If you have put up your business for sale in the marketplace for some time, you must be aware that window shoppers can waste a lot of your precious time. As it is, selling a business can be a time-taking affair, and no one wants to have their time squandered by pretending buyers. That is why most owners prefer to employ a qualified business broker who can weed out the buyers who might show interest but lack the necessary skill set or funds to purchase a business. The task of selling your company has many crucial stages of preparation and planning. So if you have undertaken the grueling job of selling your business yourself, you must learn to see the qualities of a serious buyer and include an efficient screening process in the list of tasks. These are a few of the traits that can help you segregate the serious buyers from the time-wasters.
Previous Business History
Most potential buyers would feel happy to provide details regarding any businesses they own or have owned in the past. It is usually the first among the list of things that vested business brokers cross-check before proceeding further. If a potential buyer claims to have a company with similar operations to yours, it is advisable to search on the internet for signs or details of the firm. Basic research to determine the buyer’s reputation in the market might also be useful.
A search about the buyer’s educational history and certifications might be able to tell you what you need to know. In case the buyer has no previous history of owning a business from your industry, you must ask him or her why they want to buy your company and what makes them think that they can run it successfully after purchasing it from you.
The Buyer’s Financial Capabilities
Asking the buyer about his or her financial capabilities is something you should enquire about before you start the process of negotiation. Enquire about how much down payment the buyer is ready to make, and how he or she plans to finance the remaining amount. You must also ask the buyers to furnish a personal financial statement that gives you an idea of their financial assets and liabilities. They can also be asked to provide any other information that can help you to verify their financial qualification to buy your business.
Serious buyers would not only have an adequate amount to cover the down payment, but they would also have enough working capital to cover the operational costs for a year of ownership. Many buyers might ask you to finance a part of the sale, which is a common occurrence these days. In such a situation you must get further details, such as:
- The amount that they need you to finance.
- The time they need to return that amount.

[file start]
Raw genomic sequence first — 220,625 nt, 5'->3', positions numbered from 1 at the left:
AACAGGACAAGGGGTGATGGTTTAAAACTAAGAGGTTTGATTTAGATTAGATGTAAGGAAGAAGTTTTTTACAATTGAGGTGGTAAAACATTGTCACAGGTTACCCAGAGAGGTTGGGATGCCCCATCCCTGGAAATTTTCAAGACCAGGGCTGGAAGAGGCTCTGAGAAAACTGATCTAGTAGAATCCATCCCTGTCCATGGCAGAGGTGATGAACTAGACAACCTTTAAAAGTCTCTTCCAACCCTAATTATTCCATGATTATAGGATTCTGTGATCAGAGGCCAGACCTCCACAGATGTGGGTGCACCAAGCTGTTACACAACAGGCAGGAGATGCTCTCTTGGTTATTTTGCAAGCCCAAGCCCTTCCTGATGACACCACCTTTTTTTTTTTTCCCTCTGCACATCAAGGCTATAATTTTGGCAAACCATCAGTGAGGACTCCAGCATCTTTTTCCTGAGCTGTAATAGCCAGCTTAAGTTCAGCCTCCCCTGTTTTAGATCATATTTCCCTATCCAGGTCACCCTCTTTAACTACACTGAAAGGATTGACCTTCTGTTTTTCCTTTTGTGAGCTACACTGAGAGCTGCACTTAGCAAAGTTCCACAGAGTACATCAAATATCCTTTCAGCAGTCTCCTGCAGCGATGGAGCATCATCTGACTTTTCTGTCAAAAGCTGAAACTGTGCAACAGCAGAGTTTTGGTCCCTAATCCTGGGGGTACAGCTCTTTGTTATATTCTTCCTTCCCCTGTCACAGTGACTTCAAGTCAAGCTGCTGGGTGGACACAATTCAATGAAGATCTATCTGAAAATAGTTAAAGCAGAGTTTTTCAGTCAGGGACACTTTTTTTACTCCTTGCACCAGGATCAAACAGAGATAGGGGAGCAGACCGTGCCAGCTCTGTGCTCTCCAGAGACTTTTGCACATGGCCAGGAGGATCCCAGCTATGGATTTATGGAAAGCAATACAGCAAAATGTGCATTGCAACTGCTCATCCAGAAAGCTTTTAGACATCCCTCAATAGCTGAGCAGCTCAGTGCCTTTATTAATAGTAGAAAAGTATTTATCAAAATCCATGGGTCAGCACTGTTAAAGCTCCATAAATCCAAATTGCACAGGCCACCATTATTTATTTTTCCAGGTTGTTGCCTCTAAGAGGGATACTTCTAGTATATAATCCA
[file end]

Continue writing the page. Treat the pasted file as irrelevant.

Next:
- Any risks that you might need to assume.
- The time frame for the transition for which you might need to be available in a consulting capacity.
The answers to these questions can be directly related to their investing capabilities and access to funding.
The Buyer’s Knowledge of the Acquisition Process
Most of the buyers who approach the sale process casually are not aware of the intricacies of a business sale and are often unaware of the acquisition process. They are clueless about the framework related to buying a business. Potential buyers who are serious about purchasing your business will be completely aware of the personal and organizational factors that will affect the buying process. They will have adequate knowledge of their due diligence and the various methods of evaluating a business.
The Questions They Ask
Serious buyers would have conducted some research about your company and possess some knowledge about the history of your business, your best practices, and your USPs. They will have additional inquiries related to the operations of the company for the last few years and wish to learn more about it before they proceed with the negotiations. The questions will have a specific intent instead of generalized inquiries about your business. Apart from asking you the reasons for selling your business, some of the topics that the right buyers might ask about are:
- The biggest challenges that you face while running the business.
- Specifics of employment history.
- Nature of relationships with vendors and suppliers.
- Sales trends.
- Avenues of growth in the future.
- Major competitors.
Ensure that you get a non-disclosure signed before you give out any specifics about your business. These questions demonstrate that the buyer intends to gain your trust and ensure that the buying process goes smoothly.